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Lewis Carroll's "Jabberwocky" was, at the time it was written, even more nonsensical than it seems today, because some of the words which Carroll invented for it have since passed into common usage in the English language. For example, chortle, invented by Carroll for "Jabberwocky" as a portmanteau of "chuckle" and "snort" - or indeed the word portmanteau itself, in its linguistic meaning.

How many other now-standard English words were originally coined by Lewis Carroll?

Note that I'm only talking about words which are now widely used, accepted as standard, and appear in most dictionaries. I know that many of the nonsense words of "Jabberwocky" (brillig, wabe, etc.) have canonical definitions as given in Through the Looking Glass itself or by Carroll, but most of them are still considered to be just that: nonsense words.

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    For the record, I went with "Too broad". I do believe the question is "on-topic". – Skooba Jan 23 '17 at 13:47
  • Perhaps you could use a clearer title (or one more in line with the body of your question). I imagine at least some of the downvotes this post suffered were due to the overly broad and hard to quantify scope in the title of your question. Consider editing that to something like "How many standard(ish) words were coined by Lewis Carroll?" – Shokhet Apr 21 '17 at 15:09
  • At a high level, I'd say "less than Shakespeare but more than most" ;) It would be interesting to compare Carroll to Joyce... – DukeZhou Apr 21 '17 at 18:35
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I could only find 7 words from Lewis Carroll's works in my copy of the Oxford Dictionary:

  1. Burbled — to bubble or gurgle (or a combination!)

    And burbled as it came!

  2. Chortled — a muffled laugh/snort combination

    He chortled in his joy.

  3. Galumphing — galloping in a triumphant manner

    He went galumphing back.

  4. Gimble — to grimace

    Did gyre and gimble in the wabe:

  5. Tulgey — thick, dense, or dark

    Came whiffling through the tulgey wood,

  6. Vorpal — sharp or deadly, not common in mainstream english but quite common in RPGs and the fantasy genre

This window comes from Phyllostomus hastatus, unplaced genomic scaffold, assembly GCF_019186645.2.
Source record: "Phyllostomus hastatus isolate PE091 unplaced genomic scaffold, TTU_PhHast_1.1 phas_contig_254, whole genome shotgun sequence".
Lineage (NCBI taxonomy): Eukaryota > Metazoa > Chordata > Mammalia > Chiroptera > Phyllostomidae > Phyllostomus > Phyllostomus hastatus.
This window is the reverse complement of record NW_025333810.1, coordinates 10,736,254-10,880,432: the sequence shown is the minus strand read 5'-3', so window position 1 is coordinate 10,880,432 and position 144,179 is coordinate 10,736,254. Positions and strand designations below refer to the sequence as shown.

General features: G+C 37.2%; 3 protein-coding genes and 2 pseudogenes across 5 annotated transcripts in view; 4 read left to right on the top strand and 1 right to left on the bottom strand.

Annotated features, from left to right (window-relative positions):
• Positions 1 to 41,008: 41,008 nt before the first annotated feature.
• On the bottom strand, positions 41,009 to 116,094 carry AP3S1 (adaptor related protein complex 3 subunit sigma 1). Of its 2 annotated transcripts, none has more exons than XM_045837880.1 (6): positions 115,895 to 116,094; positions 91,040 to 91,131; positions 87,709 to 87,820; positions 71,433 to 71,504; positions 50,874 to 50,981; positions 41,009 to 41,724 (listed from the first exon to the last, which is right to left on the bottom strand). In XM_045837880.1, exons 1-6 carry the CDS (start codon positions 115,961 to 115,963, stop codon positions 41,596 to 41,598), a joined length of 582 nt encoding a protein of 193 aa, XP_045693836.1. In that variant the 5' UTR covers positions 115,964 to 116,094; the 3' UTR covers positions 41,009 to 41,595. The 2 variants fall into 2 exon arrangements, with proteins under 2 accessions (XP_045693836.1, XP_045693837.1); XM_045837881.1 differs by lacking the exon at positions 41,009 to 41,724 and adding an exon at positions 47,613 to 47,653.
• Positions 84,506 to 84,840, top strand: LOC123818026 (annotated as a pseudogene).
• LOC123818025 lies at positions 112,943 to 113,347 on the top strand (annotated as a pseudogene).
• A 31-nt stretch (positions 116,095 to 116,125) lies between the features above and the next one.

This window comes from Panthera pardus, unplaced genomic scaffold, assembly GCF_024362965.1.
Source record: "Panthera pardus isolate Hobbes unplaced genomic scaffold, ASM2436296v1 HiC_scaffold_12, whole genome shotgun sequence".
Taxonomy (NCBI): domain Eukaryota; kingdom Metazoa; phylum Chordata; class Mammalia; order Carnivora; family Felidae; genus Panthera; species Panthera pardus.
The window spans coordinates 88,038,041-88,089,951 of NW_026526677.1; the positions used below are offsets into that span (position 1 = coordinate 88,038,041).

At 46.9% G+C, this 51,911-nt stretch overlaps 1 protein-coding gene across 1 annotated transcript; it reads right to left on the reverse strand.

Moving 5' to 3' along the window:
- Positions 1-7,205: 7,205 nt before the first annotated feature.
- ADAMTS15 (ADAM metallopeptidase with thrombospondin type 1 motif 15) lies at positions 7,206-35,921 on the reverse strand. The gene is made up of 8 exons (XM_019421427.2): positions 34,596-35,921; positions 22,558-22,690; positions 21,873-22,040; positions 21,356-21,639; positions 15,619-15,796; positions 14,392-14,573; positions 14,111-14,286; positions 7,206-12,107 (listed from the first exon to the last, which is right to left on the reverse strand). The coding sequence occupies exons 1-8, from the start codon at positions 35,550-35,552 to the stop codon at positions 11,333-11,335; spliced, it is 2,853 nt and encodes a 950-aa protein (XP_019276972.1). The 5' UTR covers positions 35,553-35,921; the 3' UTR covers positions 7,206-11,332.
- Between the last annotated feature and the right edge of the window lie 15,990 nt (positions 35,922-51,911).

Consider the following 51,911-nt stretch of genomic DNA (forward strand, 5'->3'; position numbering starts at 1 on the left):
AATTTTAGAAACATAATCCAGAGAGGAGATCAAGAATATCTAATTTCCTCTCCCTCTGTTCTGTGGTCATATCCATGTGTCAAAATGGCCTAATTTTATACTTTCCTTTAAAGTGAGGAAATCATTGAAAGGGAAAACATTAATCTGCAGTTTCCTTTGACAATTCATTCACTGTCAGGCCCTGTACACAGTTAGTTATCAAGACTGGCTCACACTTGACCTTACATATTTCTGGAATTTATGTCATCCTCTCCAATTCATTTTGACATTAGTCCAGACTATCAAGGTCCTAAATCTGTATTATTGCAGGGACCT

The vorpal blade went snicker-snack!

All of these are from Jabberwocky, you can read the full text here.

  1. Portmanteau — multiple words fused into one

    You see it's like a portmanteau—there are two meanings packed up into one word.

    Humpty Dumpty in Alice through the Looking Glass

  2. Curiouser — more curious

    “Curiouser and curiouser!” Cried Alice (she was so much surprised, that for the moment she quite forgot how to speak good English).”

    Alice in Alice through the Looking Glass

    I'm not sure this one counts, as it's regarded as a nonsense word by most dictionaries. Best to include it for the sake of completeness.

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    Wow! I didn't know that "vorpal" actually made it into a dictionary! That was one of my favorite words in the poem :) – Shokhet Apr 16 '17 at 20:25
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    @Shokhet well, I'm not sure it made it into the dictionary from the poem itself as much as it did from the further usage in D&D and related games. – Riker Apr 17 '17 at 0:10
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    For some reason "gimble" is given as "grimace" in many online dictionaries, including Merriam-Webster, but that's not how Humpty Dumpty defines it. (He says 'To "gimble" is to make holes like a gimlet.'). I can't find any etymology or cite that justifies the "grimace" definition. Weird. – Joshua Engel Apr 18 '17 at 16:04
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    @JoshuaEngel hm, I dunno either. – Riker Apr 18 '17 at 16:07
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    "to be very curious"? Surely "curiouser" is simply the comparative form, i.e. meaning "more curious". – Rand al'Thor Apr 21 '17 at 15:01

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